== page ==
In the video, Ma Long went to find Li Xiaodong (who is the most experienced coach on the team) to ask him about his rhythm control during his matches, specifically on whether his rhythm is too fast or too slow when he wins/loses matches. The research team also helps out on this. For example, they will calculate the “ball-picking” time of Ma Long. The “ball-picking” time is the time Ma Long spends to pick the ball up between each point during a match. One match, among many that they calculated, was the one against Timo Boll during the finals of the 2010 WTTTC (which Ma Long lost). From what they discovered, the average ball-picking time is 26-27 seconds when Ma Long wins, and 22 seconds when he loses. The best matches he plays are when his ball-picking time is 31 seconds (such as during the Asian Championships against Zhang Jike). Apparently the ball-picking time is 17 seconds when he plays his worst. Ma Long is stunned when he hears that he takes up to 30-40 seconds between each point. But what Li Xiaodong says is that his ball-picking time fluctuates too much, and wishes him to control his rhythm more. He wants him to use his “winning” rhythm more, and that when he is trailing behind, to slow the rhythm down so that he has ample time to think and grasp the momentum.
Research team:

Analyzing Boll: from nerves to overall summary and play style and personality
His match with Fan Zhendong was used in the video. For the particular point that was shown in the video, Boll primarily won the point from the down-the-line shot he executed with his backhand. They make “trajectory graphs” that the Chinese players study often before playing the match. Comments such as “average short game ability” are also common. It takes about 7-8 hours to finish analyzing one match. Every shot is recorded, discussed, and analyzed. Li Xiaodong commends the research team, saying that they are able to persist and do such a boring job that earns them no fame or accomplishments.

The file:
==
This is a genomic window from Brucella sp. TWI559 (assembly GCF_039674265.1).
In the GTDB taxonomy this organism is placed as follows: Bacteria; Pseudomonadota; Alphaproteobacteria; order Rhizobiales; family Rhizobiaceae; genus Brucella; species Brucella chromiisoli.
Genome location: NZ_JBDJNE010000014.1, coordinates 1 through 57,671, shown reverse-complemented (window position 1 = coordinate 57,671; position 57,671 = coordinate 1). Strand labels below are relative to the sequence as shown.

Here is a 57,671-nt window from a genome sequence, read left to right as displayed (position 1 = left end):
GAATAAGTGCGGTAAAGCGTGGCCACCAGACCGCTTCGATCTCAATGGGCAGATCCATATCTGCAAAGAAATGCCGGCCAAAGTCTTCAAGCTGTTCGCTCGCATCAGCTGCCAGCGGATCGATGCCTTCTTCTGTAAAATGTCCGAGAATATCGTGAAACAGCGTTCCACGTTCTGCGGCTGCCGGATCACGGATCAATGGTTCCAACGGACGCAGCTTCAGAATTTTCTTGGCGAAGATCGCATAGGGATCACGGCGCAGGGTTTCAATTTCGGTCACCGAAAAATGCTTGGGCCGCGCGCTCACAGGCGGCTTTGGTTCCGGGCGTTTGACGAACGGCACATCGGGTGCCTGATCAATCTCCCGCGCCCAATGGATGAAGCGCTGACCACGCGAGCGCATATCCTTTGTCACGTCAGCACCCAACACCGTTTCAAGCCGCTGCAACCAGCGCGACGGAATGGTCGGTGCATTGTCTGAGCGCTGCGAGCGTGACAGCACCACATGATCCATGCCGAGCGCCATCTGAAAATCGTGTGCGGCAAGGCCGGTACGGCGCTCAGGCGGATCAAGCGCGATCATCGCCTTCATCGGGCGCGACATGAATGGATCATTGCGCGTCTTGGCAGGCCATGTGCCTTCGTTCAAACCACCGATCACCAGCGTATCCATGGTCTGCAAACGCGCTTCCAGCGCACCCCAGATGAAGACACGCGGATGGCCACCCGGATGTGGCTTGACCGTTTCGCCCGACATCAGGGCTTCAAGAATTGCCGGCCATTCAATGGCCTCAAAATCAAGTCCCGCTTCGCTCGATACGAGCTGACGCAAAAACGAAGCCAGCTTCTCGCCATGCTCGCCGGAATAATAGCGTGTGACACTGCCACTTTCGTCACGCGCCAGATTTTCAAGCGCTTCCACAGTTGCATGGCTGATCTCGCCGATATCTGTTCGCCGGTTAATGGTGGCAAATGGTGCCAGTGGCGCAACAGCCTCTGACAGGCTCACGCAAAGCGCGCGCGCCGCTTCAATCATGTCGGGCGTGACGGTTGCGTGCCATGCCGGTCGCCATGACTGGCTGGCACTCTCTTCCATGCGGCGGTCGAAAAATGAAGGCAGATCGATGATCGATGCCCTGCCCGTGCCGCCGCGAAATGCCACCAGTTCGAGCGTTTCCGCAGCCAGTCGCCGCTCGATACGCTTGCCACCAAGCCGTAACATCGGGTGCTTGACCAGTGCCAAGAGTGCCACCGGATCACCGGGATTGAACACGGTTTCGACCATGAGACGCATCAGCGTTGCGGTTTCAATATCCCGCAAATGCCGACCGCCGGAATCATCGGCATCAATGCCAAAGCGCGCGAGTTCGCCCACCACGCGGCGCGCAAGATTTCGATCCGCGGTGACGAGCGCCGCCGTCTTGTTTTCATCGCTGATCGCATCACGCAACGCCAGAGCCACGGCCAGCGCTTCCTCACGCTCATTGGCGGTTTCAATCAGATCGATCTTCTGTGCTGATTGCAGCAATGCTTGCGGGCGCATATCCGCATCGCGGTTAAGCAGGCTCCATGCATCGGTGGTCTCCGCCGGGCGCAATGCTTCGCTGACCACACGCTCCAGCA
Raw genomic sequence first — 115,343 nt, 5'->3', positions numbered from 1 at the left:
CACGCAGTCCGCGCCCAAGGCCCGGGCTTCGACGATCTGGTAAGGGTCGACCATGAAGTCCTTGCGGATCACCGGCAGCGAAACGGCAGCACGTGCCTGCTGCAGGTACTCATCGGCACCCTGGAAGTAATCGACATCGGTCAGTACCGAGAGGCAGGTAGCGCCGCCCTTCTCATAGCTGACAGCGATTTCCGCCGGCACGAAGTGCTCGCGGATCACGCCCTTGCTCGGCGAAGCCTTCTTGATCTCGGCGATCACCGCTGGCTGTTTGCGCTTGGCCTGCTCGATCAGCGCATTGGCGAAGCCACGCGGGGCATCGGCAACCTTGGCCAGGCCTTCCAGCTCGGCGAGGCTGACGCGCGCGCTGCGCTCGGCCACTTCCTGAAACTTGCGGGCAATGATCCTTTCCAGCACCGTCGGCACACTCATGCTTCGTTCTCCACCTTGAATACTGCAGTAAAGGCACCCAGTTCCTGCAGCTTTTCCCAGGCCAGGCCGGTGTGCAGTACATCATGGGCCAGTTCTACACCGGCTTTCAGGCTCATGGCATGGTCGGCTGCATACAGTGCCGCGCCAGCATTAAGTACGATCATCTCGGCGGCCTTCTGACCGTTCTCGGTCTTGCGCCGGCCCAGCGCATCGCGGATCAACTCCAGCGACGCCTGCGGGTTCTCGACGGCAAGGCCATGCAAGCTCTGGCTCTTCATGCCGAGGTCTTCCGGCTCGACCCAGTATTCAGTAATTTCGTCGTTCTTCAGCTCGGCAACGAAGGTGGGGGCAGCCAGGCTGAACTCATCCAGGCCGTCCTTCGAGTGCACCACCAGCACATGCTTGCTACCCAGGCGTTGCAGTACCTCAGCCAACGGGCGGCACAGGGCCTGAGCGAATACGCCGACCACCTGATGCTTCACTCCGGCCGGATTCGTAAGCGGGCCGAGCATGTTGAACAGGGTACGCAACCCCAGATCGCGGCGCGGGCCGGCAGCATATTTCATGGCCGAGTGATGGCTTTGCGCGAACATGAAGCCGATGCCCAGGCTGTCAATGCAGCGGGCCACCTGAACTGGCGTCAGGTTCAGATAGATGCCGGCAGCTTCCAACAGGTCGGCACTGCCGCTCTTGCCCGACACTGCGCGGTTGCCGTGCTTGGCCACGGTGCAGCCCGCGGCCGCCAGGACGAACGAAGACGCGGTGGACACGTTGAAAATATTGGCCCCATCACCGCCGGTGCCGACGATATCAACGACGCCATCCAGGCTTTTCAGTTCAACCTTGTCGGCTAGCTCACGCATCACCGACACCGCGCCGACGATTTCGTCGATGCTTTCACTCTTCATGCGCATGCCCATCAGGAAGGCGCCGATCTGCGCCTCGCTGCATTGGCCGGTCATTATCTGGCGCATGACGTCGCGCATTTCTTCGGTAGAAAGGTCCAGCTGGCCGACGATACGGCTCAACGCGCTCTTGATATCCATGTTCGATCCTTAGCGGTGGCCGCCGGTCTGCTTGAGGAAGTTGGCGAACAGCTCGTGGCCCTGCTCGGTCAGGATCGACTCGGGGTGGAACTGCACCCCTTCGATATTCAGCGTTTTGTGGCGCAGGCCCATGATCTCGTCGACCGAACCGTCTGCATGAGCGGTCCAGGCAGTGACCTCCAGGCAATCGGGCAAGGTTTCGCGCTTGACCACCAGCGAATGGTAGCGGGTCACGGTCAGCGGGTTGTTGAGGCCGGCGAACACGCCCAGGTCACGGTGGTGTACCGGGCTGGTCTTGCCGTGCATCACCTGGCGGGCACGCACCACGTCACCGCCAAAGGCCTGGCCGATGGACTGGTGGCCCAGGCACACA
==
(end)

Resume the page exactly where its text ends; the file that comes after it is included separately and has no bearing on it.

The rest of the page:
CNT members are extremely selective about their equipment. Tens of types of blades are given to the CNT every year to try. It often takes 2-3 modifications to satisfy them. Hundreds of thousands of blades are given to the CNT each year (wtf mind-blowing). Each blade in the CNT is “vastly different” in feel. At the time the video is taken, Zhang Jike uses 40.5 degrees on his Hurricane. Even though the DHS machines already have very low uncertainty values, Zhang Jike can still feel it when the hardness isn’t perfectly even or when the hardness isn’t what he wants. CNT main players are also extremely picky about the shoes. Different shoes can be made for different footwork characteristics or different shapes. Modifications for grip and even appearance can also be done. For instance, Zhang Jike wants his left shoe to have the letter J on the back of his shoe, with 3 stars underneath it to symbolize Grand Slam winner LOL, and his right shoe to have the letter “K” but with only one star underneath it, accompanied by 2 question marks that symbolize future goals. Zhang Jike’s feet is also unique in that size 25.5 is too small for him while size 26 is too big. So the team buys 25.5 for him, but also buys an expander in which they put the shoe for 3 days to have it expanded to 25.75.

Li Sun:

He believes that world champions, and especially Grand Slam winners, are people with such talent and something in them that cannot be taught. Wang Nan, Zhang Yining, and Li Xiaoxia are all his students who have gotten Grand Slams. Li Xiaoxia says that Li Sun not only taught her table tennis, but also taught her how to surmount difficulties, and the state of mind she should have to do so.